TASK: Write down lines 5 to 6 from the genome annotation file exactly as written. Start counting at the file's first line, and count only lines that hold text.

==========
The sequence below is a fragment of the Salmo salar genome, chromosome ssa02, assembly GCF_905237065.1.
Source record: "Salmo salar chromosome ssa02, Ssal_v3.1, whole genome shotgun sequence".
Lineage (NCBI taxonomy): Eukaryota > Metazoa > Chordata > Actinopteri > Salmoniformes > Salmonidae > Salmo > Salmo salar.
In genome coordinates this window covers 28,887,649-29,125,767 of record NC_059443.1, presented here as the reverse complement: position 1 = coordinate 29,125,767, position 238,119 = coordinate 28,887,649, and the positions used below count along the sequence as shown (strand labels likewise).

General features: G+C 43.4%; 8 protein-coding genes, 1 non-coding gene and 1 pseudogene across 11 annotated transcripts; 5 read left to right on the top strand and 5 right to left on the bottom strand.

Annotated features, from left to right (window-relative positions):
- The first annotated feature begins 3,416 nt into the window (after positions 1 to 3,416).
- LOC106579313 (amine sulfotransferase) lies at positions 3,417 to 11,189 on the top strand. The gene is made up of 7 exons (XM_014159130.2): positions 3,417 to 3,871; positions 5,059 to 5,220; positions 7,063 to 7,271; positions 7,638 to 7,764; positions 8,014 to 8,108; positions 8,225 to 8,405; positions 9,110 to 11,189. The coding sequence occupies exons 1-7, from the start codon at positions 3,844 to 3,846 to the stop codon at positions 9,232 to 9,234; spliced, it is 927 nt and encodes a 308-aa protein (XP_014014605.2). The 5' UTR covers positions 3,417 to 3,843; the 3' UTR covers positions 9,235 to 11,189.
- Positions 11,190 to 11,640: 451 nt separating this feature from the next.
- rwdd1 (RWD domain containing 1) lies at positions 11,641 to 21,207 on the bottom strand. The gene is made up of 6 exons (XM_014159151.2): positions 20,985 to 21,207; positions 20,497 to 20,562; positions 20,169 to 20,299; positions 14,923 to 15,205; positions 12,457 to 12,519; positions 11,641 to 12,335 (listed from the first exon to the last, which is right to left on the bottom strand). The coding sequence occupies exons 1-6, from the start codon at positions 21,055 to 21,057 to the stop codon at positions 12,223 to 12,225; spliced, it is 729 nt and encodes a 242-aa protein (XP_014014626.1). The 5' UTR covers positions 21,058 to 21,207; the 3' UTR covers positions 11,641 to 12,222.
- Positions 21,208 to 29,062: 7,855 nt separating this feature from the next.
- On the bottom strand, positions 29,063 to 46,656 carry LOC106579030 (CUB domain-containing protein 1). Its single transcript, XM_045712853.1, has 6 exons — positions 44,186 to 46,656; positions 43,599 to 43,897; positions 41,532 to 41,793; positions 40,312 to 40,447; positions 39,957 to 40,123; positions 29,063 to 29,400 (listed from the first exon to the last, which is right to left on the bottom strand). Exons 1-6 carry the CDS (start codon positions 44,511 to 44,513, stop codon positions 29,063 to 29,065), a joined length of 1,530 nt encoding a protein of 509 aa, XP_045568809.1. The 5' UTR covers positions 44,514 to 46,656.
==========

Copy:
General features: G+C 43.4%; 8 protein-coding genes, 1 non-coding gene and 1 pseudogene across 11 annotated transcripts; 5 read left to right on the top strand and 5 right to left on the bottom strand.

Annotated features, from left to right (window-relative positions):